A complete recycle system for Lithium-ion battery materials


Vast interest in mobile electrification, largely driven by the popularity of electric vehicles (EVs) have intensified demands for lithium‐ion battery (LIB) production. As such, up to four million metric tons of LIB waste from EV battery packs could be generated from 2015 to 2040. LIB recycling directly addresses concerns over long‐term economic strains due to the uneven geographic distribution of resources (especially for Co and Li) and environmental issues associated with both landfilling and raw material extraction. However, LIB recycling infrastructure has not been widely adopted, and current facilities are mostly focused on Co recovery for economic gains. This is because (a) recycling plants must focus on recovering older LIBs that are now reaching the end of their lifespan and (b) cobalt is by far the most valuable metal in LIBs and is the primary driver for profitability in recycling. This incentive will decline due to shifting market trends from LiCoO2 toward cobalt‐deficient and mixed‐metal cathodes (eg, LiNi1/3Mn1/3Co1/3O2).

Description of the invention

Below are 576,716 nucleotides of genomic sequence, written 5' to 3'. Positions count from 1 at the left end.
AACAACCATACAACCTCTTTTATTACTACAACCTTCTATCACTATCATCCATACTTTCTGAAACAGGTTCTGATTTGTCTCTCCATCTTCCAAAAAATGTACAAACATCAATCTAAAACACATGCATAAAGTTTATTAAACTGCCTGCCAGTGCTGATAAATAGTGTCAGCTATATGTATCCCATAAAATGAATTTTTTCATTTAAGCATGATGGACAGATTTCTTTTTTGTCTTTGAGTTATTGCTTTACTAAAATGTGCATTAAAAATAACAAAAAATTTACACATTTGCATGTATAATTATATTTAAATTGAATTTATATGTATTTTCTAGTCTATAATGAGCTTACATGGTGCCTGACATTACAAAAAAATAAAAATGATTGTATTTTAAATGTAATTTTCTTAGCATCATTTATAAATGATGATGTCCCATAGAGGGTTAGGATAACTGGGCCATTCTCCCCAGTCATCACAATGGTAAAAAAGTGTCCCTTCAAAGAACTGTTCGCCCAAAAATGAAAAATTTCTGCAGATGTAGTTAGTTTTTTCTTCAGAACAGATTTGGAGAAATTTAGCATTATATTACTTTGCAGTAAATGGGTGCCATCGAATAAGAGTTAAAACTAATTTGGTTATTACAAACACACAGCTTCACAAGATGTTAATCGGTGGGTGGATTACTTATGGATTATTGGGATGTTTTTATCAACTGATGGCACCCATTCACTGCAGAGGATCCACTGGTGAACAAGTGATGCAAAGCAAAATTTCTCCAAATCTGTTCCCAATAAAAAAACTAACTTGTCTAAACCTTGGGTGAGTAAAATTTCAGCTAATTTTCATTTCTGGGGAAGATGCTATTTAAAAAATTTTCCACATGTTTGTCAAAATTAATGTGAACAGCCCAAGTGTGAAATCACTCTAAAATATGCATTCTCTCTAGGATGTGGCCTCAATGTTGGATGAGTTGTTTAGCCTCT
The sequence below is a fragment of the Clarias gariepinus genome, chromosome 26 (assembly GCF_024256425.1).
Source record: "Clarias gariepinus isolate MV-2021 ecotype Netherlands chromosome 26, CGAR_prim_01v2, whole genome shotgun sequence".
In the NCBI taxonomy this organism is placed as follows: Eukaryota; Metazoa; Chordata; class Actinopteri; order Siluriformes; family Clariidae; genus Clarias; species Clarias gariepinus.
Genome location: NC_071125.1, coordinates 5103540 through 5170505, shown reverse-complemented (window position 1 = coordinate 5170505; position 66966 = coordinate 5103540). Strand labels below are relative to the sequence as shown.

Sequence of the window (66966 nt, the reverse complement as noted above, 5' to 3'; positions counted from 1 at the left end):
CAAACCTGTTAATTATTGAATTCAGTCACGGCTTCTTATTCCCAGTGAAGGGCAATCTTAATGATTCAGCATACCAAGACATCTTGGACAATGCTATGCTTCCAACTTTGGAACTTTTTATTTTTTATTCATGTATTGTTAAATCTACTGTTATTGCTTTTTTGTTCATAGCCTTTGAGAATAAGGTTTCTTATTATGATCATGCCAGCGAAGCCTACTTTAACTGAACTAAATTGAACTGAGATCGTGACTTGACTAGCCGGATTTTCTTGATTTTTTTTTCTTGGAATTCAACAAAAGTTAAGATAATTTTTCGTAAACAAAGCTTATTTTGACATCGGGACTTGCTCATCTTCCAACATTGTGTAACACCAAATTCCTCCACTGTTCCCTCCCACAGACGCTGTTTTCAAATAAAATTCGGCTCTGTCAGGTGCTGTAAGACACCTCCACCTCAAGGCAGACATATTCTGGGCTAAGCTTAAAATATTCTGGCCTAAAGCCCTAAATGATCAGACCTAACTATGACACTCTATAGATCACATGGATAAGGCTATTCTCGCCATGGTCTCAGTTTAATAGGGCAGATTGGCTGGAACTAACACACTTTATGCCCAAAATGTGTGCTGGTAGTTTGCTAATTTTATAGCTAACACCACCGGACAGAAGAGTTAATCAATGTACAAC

Current battery recycling methods only focus on how to recycle useful elements from the cathode materials of aged batteries and ignore to recycling other materials. Waterloo researchers have developed a novel method for recycling strategies to recover metals in mixedmetal LIB cathodes and comingled scrap comprising different chemistries by hydrometallurgical processes that can meet this criterion, while also requiring a low environmental footprint and energy consumption compared to pyrometallurgy.


This Li-ion Battery recycling technology accomplishes complete recycling of a battery system. Not only can cathode materials be recycled but the used acid and base leachate is recovered to be used further in the chemical treatment process and thus represents an environmentally friendly and reduced cost approach.  Following pre-treatment to separate the cathode from other battery components, the active material is dissolved entirely by reductive acid leaching. A complex leachate is generated, comprising cathode metals (Li+, Ni2+, Mn2+, and Co2+)  and impurities (Fe3+, Al3+, and Cu2+) from the current collectors and battery casing, which can be separated and purified using a series of selective precipitation and/or solvent extraction steps. Alternatively, the cathode can be resynthesized directly from the leachate.

Potential applications

Full recovery of Battery elements such as Li, Co, Ni, Mn and resynthesis of cathode materials, and separation of impurities such as (Fe3+, Al3+, and Cu2+) from current collectors.

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Patent status
US Patent application # 63/480,679
Filed on January 19, 2023

Stage of development
Proven Prototype &
Ongoing Development


Scott Inwood
Director of Commercialization
Waterloo Commercialization Office
519-888-4567, ext. 43728